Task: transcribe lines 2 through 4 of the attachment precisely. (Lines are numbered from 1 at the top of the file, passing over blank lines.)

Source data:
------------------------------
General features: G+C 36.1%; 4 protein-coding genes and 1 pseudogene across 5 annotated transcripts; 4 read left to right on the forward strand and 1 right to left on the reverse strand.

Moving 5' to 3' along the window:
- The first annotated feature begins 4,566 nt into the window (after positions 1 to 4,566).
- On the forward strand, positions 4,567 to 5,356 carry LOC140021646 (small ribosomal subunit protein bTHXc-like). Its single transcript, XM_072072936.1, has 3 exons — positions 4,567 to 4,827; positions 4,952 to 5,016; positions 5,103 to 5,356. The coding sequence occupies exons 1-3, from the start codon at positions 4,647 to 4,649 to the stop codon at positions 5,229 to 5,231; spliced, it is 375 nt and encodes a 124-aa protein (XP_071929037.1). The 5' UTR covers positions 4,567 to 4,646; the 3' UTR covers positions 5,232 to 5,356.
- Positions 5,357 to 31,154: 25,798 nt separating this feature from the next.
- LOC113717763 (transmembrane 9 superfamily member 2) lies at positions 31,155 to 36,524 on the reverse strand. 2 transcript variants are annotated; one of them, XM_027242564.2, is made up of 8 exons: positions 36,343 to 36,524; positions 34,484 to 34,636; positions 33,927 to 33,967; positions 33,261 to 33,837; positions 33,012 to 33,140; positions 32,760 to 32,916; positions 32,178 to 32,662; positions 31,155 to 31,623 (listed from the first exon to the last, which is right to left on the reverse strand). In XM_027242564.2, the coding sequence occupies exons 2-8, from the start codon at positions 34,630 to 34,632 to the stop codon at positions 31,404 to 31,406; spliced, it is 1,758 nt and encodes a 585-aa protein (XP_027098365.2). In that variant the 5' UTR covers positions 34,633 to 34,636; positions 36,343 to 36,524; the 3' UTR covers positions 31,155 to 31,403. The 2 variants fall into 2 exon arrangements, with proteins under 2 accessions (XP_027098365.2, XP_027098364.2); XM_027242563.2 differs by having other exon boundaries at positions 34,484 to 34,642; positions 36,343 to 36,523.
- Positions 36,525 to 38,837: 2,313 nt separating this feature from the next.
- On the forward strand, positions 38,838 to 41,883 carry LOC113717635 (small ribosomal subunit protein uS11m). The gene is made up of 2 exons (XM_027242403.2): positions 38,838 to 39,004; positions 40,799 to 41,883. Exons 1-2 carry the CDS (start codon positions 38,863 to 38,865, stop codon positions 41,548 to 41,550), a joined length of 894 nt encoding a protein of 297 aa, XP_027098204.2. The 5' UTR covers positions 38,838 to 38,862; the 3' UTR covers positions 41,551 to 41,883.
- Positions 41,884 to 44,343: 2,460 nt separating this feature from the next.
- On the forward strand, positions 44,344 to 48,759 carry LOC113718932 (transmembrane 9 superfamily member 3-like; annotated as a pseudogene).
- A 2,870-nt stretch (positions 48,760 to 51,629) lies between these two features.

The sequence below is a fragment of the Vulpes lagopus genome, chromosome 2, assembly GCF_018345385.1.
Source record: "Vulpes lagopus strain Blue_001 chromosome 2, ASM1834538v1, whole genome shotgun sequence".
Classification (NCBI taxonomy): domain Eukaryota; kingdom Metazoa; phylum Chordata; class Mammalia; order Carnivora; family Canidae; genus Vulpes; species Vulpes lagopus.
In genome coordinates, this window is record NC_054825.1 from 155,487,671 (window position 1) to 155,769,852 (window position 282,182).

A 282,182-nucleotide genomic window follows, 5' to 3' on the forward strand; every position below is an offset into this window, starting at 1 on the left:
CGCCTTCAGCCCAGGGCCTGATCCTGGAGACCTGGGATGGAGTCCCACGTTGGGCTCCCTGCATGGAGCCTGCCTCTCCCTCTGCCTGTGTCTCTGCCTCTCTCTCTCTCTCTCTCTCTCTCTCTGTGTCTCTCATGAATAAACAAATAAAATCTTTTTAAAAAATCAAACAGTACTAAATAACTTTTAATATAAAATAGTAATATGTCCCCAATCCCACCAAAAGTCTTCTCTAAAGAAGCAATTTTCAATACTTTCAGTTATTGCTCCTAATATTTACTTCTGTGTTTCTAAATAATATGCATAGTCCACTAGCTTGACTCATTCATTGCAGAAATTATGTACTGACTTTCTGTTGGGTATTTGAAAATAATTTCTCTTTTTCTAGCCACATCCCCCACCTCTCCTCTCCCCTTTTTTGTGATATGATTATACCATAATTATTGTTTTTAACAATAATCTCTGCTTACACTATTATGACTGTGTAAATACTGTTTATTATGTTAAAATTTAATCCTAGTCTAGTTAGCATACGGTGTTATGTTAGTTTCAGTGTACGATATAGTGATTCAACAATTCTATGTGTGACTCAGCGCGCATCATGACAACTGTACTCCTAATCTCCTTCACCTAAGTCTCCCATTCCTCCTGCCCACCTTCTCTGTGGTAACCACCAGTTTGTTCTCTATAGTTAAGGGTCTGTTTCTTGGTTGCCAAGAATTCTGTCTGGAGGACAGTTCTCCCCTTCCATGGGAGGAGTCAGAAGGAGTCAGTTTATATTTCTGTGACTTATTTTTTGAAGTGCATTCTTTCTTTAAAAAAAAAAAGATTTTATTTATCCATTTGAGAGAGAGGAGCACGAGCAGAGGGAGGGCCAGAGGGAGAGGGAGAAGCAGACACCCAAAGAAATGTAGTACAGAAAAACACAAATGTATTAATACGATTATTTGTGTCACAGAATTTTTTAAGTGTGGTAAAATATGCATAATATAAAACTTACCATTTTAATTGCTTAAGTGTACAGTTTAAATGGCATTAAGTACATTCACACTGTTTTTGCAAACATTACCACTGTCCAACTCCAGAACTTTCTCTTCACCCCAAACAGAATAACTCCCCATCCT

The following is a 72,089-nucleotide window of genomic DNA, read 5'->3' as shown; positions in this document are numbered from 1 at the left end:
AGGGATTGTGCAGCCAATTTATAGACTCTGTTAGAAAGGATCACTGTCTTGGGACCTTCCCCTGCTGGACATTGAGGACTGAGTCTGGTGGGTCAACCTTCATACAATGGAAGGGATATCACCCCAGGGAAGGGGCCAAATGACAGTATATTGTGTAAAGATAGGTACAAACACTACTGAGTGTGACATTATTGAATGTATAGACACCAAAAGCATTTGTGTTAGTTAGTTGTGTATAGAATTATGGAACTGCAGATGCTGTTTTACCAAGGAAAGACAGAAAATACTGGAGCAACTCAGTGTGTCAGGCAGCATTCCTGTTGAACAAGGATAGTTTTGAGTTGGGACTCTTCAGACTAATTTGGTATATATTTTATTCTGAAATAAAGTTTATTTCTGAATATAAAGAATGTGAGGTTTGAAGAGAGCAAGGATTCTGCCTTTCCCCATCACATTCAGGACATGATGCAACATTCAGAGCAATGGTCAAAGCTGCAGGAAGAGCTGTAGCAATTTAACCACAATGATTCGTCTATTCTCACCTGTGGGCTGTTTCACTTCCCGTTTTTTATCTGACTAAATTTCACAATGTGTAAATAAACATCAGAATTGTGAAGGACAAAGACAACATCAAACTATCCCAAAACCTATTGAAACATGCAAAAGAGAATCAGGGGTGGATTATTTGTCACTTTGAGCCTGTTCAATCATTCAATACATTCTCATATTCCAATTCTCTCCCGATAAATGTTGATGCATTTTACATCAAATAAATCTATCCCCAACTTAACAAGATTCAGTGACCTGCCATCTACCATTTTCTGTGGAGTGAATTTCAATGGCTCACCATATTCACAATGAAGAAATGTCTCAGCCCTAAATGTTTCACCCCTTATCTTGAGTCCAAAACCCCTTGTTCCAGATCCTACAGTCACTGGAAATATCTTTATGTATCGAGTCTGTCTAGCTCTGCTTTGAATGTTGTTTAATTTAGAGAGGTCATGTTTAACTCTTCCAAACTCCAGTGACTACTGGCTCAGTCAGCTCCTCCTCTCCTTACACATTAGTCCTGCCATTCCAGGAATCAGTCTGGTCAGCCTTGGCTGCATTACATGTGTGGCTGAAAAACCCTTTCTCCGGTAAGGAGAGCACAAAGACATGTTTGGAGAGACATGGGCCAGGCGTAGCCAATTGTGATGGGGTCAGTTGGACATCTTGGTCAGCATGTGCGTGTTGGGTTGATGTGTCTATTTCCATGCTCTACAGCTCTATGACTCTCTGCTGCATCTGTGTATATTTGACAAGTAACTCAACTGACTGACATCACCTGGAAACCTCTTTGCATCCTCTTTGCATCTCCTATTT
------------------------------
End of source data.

Moving 5' to 3' along the window:
- The first annotated feature begins 4,566 nt into the window (after positions 1 to 4,566).
- On the forward strand, positions 4,567 to 5,356 carry LOC140021646 (small ribosomal subunit protein bTHXc-like). Its single transcript, XM_072072936.1, has 3 exons — positions 4,567 to 4,827; positions 4,952 to 5,016; positions 5,103 to 5,356. The coding sequence occupies exons 1-3, from the start codon at positions 4,647 to 4,649 to the stop codon at positions 5,229 to 5,231; spliced, it is 375 nt and encodes a 124-aa protein (XP_071929037.1). The 5' UTR covers positions 4,567 to 4,646; the 3' UTR covers positions 5,232 to 5,356.